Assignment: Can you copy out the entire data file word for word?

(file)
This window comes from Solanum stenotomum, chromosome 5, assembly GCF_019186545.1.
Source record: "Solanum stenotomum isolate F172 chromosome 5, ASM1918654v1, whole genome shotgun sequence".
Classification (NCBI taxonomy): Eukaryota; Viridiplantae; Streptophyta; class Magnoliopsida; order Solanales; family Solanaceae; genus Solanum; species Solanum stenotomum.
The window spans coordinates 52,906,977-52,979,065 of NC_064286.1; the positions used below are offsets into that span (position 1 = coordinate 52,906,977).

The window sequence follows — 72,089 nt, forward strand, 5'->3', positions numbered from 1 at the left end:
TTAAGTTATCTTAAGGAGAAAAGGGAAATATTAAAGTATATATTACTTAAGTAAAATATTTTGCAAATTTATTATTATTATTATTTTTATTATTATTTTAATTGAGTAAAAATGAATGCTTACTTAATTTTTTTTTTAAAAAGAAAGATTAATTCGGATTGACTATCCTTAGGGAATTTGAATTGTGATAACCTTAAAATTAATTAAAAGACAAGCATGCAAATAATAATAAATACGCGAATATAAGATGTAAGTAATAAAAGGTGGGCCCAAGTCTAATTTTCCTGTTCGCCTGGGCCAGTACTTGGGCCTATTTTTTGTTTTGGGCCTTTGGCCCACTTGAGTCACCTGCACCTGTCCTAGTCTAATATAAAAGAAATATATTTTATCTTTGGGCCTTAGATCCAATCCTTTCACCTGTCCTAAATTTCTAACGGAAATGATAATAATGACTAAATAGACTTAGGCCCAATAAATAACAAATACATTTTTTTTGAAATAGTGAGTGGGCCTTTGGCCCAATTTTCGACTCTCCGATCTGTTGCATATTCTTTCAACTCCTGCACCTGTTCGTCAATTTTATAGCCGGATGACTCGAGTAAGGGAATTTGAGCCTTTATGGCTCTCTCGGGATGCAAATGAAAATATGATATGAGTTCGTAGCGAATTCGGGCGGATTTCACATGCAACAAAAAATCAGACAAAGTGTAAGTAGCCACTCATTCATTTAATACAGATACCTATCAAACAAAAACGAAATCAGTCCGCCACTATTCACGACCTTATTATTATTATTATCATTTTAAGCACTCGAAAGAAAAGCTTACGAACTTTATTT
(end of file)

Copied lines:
This window comes from Solanum stenotomum, chromosome 5, assembly GCF_019186545.1.
Source record: "Solanum stenotomum isolate F172 chromosome 5, ASM1918654v1, whole genome shotgun sequence".
Classification (NCBI taxonomy): Eukaryota; Viridiplantae; Streptophyta; class Magnoliopsida; order Solanales; family Solanaceae; genus Solanum; species Solanum stenotomum.
The window spans coordinates 52,906,977-52,979,065 of NC_064286.1; the positions used below are offsets into that span (position 1 = coordinate 52,906,977).

The window sequence follows — 72,089 nt, forward strand, 5'->3', positions numbered from 1 at the left end:
TTAAGTTATCTTAAGGAGAAAAGGGAAATATTAAAGTATATATTACTTAAGTAAAATATTTTGCAAATTTATTATTATTATTATTTTTATTATTATTTTAATTGAGTAAAAATGAATGCTTACTTAATTTTTTTTTTAAAAAGAAAGATTAATTCGGATTGACTATCCTTAGGGAATTTGAATTGTGATAACCTTAAAATTAATTAAAAGACAAGCATGCAAATAATAATAAATACGCGAATATAAGATGTAAGTAATAAAAGGTGGGCCCAAGTCTAATTTTCCTGTTCGCCTGGGCCAGTACTTGGGCCTATTTTTTGTTTTGGGCCTTTGGCCCACTTGAGTCACCTGCACCTGTCCTAGTCTAATATAAAAGAAATATATTTTATCTTTGGGCCTTAGATCCAATCCTTTCACCTGTCCTAAATTTCTAACGGAAATGATAATAATGACTAAATAGACTTAGGCCCAATAAATAACAAATACATTTTTTTTGAAATAGTGAGTGGGCCTTTGGCCCAATTTTCGACTCTCCGATCTGTTGCATATTCTTTCAACTCCTGCACCTGTTCGTCAATTTTATAGCCGGATGACTCGAGTAAGGGAATTTGAGCCTTTATGGCTCTCTCGGGATGCAAATGAAAATATGATATGAGTTCGTAGCGAATTCGGGCGGATTTCACATGCAACAAAAAATCAGACAAAGTGTAAGTAGCCACTCATTCATTTAATACAGATACCTATCAAACAAAAACGAAATCAGTCCGCCACTATTCACGACCTTATTATTATTATTATCATTTTAAGCACTCGAAAGAAAAGCTTACGAACTTTATTT